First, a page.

With the opening of the Blagovshtshina/Trostenets memorial, the largest extermination site in the former Soviet Union now takes its place on the map of European remembrance sites. It was only in recent years that the Federal Government was able to work with Belarus to examine the past together and thus pave the way for a culture of shared remembrance. On Friday (29 June), Federal President Frank-Walter Steinmeier opened the memorial site together with Belarusian President Alexander Lukashenko, Austrian President Alexander van der Bellen and Czech President of the Senate Milan Štěch. It is to be a place where future generations can learn and which prompts dialogue. The Federal Foreign Office will continue to closely accompany this process.
Keeping responsibility alive
At the opening of a memorial for tens of thousands of murdered Jews and resistance fighters in Belarus, Steinmeier warned against suppressing the memory of Nazi crimes: “Today, this responsibility means that we must keep the memory of the things that happened here alive. I can assure you that we will uphold our debt of responsibility, also defending it against those who say it will eventually be paid off”. The plans to build a memorial site first took shape in 2013 when the Belarusian Government commissioned the city of Minsk with constructing the Maly Trostenets memorial site. The Federal Foreign Office made available 500,000 euros for the project and funds were also donated by the German War Graves Commission and by other sources in Germany including six German cities from where Jews were deported to the Minsk Ghetto and then on to Maly Trostenets.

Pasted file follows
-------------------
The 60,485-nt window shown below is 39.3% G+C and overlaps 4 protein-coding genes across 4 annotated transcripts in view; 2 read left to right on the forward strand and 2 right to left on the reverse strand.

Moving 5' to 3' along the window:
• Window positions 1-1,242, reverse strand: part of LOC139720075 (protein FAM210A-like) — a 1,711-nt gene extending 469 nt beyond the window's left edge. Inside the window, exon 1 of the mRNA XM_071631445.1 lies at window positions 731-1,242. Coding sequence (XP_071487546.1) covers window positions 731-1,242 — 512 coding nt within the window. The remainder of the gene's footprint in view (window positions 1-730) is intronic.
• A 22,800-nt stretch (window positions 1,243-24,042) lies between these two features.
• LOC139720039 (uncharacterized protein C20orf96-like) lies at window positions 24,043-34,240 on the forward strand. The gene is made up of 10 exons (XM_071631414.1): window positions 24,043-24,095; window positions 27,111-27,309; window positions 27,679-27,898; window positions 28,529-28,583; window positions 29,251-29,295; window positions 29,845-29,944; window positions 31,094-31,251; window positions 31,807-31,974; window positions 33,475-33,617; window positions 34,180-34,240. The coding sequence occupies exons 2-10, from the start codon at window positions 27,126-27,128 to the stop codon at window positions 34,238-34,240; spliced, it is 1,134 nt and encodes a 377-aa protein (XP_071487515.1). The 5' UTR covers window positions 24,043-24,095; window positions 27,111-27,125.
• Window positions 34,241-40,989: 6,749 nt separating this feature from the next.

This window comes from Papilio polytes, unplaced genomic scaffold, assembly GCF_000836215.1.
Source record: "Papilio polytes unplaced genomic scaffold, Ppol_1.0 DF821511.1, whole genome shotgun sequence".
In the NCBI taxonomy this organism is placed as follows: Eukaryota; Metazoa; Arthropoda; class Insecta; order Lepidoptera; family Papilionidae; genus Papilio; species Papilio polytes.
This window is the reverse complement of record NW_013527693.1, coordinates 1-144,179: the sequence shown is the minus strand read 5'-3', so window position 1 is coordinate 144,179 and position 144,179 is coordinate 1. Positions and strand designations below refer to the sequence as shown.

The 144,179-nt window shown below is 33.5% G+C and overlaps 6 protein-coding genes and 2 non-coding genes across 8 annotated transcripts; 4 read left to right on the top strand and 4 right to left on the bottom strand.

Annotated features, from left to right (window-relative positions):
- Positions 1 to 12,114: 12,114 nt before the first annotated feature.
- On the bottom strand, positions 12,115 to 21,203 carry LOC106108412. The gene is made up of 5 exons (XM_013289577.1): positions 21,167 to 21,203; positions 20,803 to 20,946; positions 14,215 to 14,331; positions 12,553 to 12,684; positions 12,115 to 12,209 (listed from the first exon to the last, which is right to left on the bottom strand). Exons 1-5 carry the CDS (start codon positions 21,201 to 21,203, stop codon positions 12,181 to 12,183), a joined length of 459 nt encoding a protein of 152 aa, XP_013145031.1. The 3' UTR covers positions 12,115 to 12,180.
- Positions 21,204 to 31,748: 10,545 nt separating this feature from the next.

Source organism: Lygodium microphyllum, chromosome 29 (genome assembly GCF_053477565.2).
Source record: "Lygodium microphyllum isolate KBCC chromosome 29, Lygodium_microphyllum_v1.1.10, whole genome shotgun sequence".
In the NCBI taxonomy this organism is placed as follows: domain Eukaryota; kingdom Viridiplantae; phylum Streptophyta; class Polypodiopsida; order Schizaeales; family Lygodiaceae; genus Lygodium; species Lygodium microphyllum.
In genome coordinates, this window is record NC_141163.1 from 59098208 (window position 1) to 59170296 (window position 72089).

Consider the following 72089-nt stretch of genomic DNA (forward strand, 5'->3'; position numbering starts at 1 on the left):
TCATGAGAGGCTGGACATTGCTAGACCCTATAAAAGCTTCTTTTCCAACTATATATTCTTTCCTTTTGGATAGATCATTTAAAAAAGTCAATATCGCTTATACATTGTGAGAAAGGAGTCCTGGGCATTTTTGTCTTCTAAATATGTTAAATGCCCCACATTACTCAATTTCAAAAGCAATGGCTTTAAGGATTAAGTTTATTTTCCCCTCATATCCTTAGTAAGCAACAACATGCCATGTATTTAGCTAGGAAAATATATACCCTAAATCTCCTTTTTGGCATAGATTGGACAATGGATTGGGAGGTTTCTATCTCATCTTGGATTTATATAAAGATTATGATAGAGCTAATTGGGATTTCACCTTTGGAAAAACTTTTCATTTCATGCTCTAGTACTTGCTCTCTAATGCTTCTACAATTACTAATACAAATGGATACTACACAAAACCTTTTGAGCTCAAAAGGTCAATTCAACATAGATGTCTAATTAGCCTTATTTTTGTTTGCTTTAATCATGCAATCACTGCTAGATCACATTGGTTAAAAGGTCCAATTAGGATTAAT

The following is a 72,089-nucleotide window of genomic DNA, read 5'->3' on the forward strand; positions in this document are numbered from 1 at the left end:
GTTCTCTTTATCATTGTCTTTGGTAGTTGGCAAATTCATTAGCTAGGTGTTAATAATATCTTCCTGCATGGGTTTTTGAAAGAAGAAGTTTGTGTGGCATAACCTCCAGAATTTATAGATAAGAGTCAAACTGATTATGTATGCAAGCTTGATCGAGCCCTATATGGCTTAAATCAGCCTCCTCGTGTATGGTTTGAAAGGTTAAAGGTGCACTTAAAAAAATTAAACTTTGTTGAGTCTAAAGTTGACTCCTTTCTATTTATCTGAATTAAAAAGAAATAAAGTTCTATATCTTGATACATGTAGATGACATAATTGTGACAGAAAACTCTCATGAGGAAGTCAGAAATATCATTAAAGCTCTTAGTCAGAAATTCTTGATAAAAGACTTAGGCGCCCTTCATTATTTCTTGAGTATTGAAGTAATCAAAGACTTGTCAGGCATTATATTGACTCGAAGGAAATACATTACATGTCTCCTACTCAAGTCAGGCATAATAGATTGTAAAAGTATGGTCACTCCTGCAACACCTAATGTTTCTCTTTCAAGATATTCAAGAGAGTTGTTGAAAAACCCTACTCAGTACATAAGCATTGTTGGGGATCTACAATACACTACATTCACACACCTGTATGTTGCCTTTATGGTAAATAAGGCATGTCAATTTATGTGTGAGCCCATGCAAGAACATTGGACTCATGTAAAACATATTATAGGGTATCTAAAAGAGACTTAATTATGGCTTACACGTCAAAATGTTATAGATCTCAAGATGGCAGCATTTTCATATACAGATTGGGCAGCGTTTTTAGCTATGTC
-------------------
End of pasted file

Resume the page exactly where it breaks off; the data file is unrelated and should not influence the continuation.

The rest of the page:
Parallel to the building project, a German-Belarusian commission of historians created the joint touring exhibition “Maly Trostenets extermination site - history and remembrance” which was financed by the Federal Foreign Office and has been displayed in various places in Germany from November 2016 and in Belarus from March 2017.